Placement at the Museum – Place-Names on the Isle of Axholme

Kathryn Bullen, University of Nottingham

Placement Opportunity

Keen to gain experience working within a museum environment, I also wanted to share some of my research findings with the local community. Happily, a placement opportunity arose at the North Lincolnshire Museum. In October 2021 I joined the project team helping to organise the forthcoming exhibition on the Isle of Axholme. The exhibition opens in March 2022 and runs until October 2022. It aims to celebrate the great work of the Isle of Axholme and Hatfield Chase Landscape Partnership and will mark the end of their funding. It will help reconnect the local community with their unique local landscape and heritage. 

One of my buzzwords is community engagement.  Over the last couple of years, I have taken part in many of the landscape partnership’s workshops and events. These have ranged from archaeological digs to historical building surveys and more. I have built up a network of local historians and links with local/national organisations, including Historic Lincolnshire, Project Wildscape, the British Association of Local History, the Digital Museum, and the recently formed North Lincolnshire Heritage Network. I hope to expand this network during the museum placement.

Digging Into My Research – the Background

As a place-name researcher I need knowledge of many disciplines, including language, history, geography, and archaeology. A place-name is a descriptive label used to name a location and identify features of that location.  Place-names can provide details of landscape features, flora and fauna, farming practices, organisational, social and religious practices, and names of significant landowners or leaders at the time of place-name coinage. So, in many ways my role can be described as an archaeologist of names, digging up all the evidence I can find and setting this against the historical and landscape context.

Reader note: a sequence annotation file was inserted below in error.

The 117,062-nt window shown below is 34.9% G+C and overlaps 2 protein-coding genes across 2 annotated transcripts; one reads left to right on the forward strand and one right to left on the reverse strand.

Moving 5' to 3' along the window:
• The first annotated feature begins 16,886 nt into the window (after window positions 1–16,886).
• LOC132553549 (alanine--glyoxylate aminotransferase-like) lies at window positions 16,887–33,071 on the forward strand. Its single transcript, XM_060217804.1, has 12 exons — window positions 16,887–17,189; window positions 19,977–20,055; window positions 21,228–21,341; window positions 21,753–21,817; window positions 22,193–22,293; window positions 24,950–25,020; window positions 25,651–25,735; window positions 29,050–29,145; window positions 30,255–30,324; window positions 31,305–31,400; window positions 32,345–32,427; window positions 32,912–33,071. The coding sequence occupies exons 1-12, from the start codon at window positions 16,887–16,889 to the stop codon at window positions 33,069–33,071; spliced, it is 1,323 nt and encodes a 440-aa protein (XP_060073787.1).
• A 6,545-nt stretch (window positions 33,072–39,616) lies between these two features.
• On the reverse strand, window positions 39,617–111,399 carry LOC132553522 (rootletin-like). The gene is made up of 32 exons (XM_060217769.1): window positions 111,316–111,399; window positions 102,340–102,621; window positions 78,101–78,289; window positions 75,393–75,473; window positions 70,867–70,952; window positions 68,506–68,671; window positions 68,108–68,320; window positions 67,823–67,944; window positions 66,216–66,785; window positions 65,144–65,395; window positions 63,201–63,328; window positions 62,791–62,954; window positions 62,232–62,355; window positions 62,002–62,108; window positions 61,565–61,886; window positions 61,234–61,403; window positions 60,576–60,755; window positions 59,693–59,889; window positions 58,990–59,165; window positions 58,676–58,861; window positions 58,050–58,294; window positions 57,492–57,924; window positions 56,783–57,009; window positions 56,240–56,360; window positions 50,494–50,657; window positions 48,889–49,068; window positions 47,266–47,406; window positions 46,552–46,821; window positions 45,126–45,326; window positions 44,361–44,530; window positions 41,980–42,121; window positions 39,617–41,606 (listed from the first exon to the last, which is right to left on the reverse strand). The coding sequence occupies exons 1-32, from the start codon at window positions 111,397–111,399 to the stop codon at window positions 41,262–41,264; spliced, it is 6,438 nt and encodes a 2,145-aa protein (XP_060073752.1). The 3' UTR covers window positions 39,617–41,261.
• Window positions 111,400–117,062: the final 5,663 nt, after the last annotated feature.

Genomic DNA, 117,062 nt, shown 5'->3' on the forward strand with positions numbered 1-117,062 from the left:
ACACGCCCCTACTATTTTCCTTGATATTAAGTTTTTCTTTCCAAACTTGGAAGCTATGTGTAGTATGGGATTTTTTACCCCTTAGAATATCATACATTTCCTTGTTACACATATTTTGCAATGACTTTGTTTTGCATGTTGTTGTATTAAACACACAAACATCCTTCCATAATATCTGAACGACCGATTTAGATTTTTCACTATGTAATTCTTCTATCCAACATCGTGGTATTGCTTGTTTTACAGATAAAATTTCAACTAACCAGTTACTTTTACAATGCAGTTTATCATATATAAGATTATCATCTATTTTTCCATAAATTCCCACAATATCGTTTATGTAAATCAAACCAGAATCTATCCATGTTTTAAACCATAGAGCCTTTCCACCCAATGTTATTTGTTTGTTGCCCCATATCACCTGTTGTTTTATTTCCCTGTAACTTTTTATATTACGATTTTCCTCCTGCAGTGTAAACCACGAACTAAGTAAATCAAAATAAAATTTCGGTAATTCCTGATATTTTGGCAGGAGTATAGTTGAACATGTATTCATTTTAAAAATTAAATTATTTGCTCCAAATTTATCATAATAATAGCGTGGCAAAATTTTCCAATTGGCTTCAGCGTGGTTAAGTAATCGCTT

My PhD research looks at the impact of language, history and landscape on place-names on the Isle of Axholme. Axholme means ‘the island by Haxey’, from the Old Norse holmr ‘island, water-meadow’. It became known as an island because of the surrounding network of interconnected waterways. Significant alterations to the landscape occurred following drainage and land reclamation in the seventeenth century, when the landscape changed from a marshy area liable to flooding into productive agricultural land. Therefore, contemporary place-names may not now reflect their original meanings at the time of place-name coinage. But meanings may well become more relevant in the future following likely environmental changes. 

The Isle of Axhome from a map in The Manuscript in the Red Box, 1903.

I began my research by collecting and examining early spellings to recover the meanings of place-names. This involves gathering historical forms of place-names from archives, maps and other sources. A place-name survey is wide-ranging, including not just settlement names, but also rivers and waterways, farm names, street-names and field-names. After collecting, I identify the languages spoken by the name-givers, and the elements that make up the place-name. Axholme lies in the area historically known as the Danelaw, which is a name given to the eastern part of England. It is where the laws of the Danes/Vikings held power from the 9th to 11th centuries. Therefore, we might expect the language of the Vikings to have influenced many of the place-names, but the place-names that have been handed down to us were given in two main languages. These are Old English, the language of the Anglo-Saxons from c.600-c.1100, and Old Norse, the Scandinavian language of the Vikings.